Expect Focus International, April 2019

Cross Your T’s and Dot Your I-9s During an M&A Transaction

Immigration Planning and Compliance   |   International   |   April 29, 2019

In a merger, acquisition, or reorganization of any business, transactional lawyers have an obligation to review a critical area to avoid serious consequences to the acquiring company: immigration issues and, specifically, Form I-9s.

Federal law requires that employers verify the employment authorization of all employees, citizens and noncitizens alike, by completing U.S. Citizenship and Immigration Services (USCIS) Form I-9 (“Employment Eligibility Verification,” revised July 17, 2017) for each employee at the time of hire. The form is used to verify an employee’s identity and work authorization.

Examining I-9s of the acquired company is important for a variety of reasons, namely: (1) the information on the I-9 provides an overview of the acquired company’s workforce; and (2) a review of the I-9 will reveal the acquired company’s compliance with federal law and the company’s internal I-9 policy and program, if any. This review will enable the acquiring company to determine if it is assuming potential liabilities for noncompliance resulting in severe monetary fines, and possibly criminal penalties.

The USCIS permits employers who have acquired another company or who have merged with another company to treat employees who are continuing their employment with the related, successor, or regionalized employer as:

  • New hires, and thus the acquiring employer must complete a new I-9; or
  • Continuing in employment, and thus the acquiring company must obtain and maintain the previously completed I-9.

Employers choosing to complete a new form may do so before the merger or acquisition takes place as long as the acquiring employer has offered the acquired employee a job and the employee has accepted the offer. The employee must complete Section 1 of the form no later than the first day of employment, and the employer or the authorized representative must complete Section 2 of the form within three business days thereafter. Employers should enter the effective date of the acquisition or the merger as the date the employee began employment in Section 2 of the new I-9.

Employers choosing to keep the previously completed I-9 accept responsibility for any errors or omissions on those forms. Employers should therefore review each I-9 with the employee and update or reverify the employee’s information as necessary and legally required. Typically, 50 to 70 percent of a company’s paper I-9s have some kind of error. Common errors are either paperwork errors (e.g., no dates, no signatures, or incomplete forms) or technical violations such as using the wrong version of the form or failing to complete a form for a current employee.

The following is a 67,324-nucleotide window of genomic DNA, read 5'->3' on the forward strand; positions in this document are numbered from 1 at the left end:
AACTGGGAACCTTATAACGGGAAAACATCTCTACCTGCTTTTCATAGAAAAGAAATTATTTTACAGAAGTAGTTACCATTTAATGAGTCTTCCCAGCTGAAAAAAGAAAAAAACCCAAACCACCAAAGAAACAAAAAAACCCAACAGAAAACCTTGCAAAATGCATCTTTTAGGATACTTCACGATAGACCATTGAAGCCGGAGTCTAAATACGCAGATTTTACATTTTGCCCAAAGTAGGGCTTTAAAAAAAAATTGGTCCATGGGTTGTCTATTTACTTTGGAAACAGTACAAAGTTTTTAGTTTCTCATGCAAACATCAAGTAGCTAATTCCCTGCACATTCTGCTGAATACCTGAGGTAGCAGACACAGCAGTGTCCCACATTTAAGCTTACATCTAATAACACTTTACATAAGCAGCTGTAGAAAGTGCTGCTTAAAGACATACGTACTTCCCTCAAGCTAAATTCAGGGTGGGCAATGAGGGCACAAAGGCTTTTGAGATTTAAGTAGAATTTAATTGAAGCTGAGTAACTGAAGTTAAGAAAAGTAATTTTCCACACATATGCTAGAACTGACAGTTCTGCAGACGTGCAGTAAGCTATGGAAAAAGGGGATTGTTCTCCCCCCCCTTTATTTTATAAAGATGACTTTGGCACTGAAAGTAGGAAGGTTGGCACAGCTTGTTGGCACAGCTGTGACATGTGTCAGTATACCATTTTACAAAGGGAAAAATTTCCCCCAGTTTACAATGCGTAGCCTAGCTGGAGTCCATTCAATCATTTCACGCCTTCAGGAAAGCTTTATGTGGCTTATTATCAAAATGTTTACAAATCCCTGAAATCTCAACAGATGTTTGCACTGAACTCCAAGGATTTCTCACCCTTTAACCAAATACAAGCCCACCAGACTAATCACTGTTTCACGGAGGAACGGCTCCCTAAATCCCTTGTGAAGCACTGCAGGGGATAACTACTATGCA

On February 3, 2017, civil penalties increased for any violations, paper or technical, occurring after November 3, 2015. The civil fines can add up quickly now that the potential liability for paperwork violations can come with a price tag ranging from $224 up to $2,236 per violation where there is a pattern of such violations. In a workforce of 2,000 employees, where 50 percent of the I-9s have such violations, the fines could be well over $2 million.

Due to these hefty fines, possible criminal penalties where there is intent to hire and employ workers without authorization, bad press, and a decrease in the value of the acquisition, the acquiring company should ask the following questions before the deal closure when reviewing the acquired company’s I-9s:

  1. Does an I-9 exist for every employee of the company? Check payroll records against the I-9s.
  2. Have the I-9s been fully and correctly completed?
  3. Does the acquired company have a written I-9 policy? Is there one that can be incorporated into the buyer’s policy and applied uniformly across the new company?
  4. If the I-9s contain errors, are they technical or substantive errors?
  5. What are the potential civil fines or criminal penalties?
  6. Should the acquiring company complete new I-9s or retain the old ones and assume liability?

Answers to all of these questions will help develop a plan to move forward and avoid severe liability. And depending on the results of the I-9 review, an internal audit of the I-9s may need to be conducted to correct error-ridden I-9s while the workforce is still accessible. Correcting I-9s while an employee is available is the soundest way to proceed. With the increase in both I-9 enforcement and the pace of corporate mergers and acquisitions, buyers should beware of potential I-9 liabilities before closing a deal.


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